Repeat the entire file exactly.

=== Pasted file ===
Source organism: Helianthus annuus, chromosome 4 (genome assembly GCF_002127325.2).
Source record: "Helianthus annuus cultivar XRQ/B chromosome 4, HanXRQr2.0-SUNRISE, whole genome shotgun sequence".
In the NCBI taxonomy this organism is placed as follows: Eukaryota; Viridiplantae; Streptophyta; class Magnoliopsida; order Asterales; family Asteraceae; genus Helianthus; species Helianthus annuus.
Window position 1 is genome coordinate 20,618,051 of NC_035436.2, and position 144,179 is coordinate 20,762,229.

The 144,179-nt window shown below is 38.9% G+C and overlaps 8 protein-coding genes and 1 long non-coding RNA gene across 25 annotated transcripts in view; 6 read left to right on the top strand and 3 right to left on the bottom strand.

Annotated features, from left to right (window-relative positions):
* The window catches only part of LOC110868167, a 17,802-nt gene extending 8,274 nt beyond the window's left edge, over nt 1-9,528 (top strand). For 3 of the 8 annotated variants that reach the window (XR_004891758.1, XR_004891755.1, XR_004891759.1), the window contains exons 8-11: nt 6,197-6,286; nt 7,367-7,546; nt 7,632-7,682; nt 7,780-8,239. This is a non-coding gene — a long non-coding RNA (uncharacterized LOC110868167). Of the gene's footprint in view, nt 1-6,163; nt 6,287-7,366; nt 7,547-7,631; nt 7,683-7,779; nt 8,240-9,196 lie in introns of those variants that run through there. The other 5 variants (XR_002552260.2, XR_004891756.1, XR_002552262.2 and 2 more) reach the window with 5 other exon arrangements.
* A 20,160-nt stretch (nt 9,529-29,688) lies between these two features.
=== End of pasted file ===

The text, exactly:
Source organism: Helianthus annuus, chromosome 4 (genome assembly GCF_002127325.2).
Source record: "Helianthus annuus cultivar XRQ/B chromosome 4, HanXRQr2.0-SUNRISE, whole genome shotgun sequence".
In the NCBI taxonomy this organism is placed as follows: Eukaryota; Viridiplantae; Streptophyta; class Magnoliopsida; order Asterales; family Asteraceae; genus Helianthus; species Helianthus annuus.
Window position 1 is genome coordinate 20,618,051 of NC_035436.2, and position 144,179 is coordinate 20,762,229.

The 144,179-nt window shown below is 38.9% G+C and overlaps 8 protein-coding genes and 1 long non-coding RNA gene across 25 annotated transcripts in view; 6 read left to right on the top strand and 3 right to left on the bottom strand.

Annotated features, from left to right (window-relative positions):
* The window catches only part of LOC110868167, a 17,802-nt gene extending 8,274 nt beyond the window's left edge, over nt 1-9,528 (top strand). For 3 of the 8 annotated variants that reach the window (XR_004891758.1, XR_004891755.1, XR_004891759.1), the window contains exons 8-11: nt 6,197-6,286; nt 7,367-7,546; nt 7,632-7,682; nt 7,780-8,239. This is a non-coding gene — a long non-coding RNA (uncharacterized LOC110868167). Of the gene's footprint in view, nt 1-6,163; nt 6,287-7,366; nt 7,547-7,631; nt 7,683-7,779; nt 8,240-9,196 lie in introns of those variants that run through there. The other 5 variants (XR_002552260.2, XR_004891756.1, XR_002552262.2 and 2 more) reach the window with 5 other exon arrangements.
* A 20,160-nt stretch (nt 9,529-29,688) lies between these two features.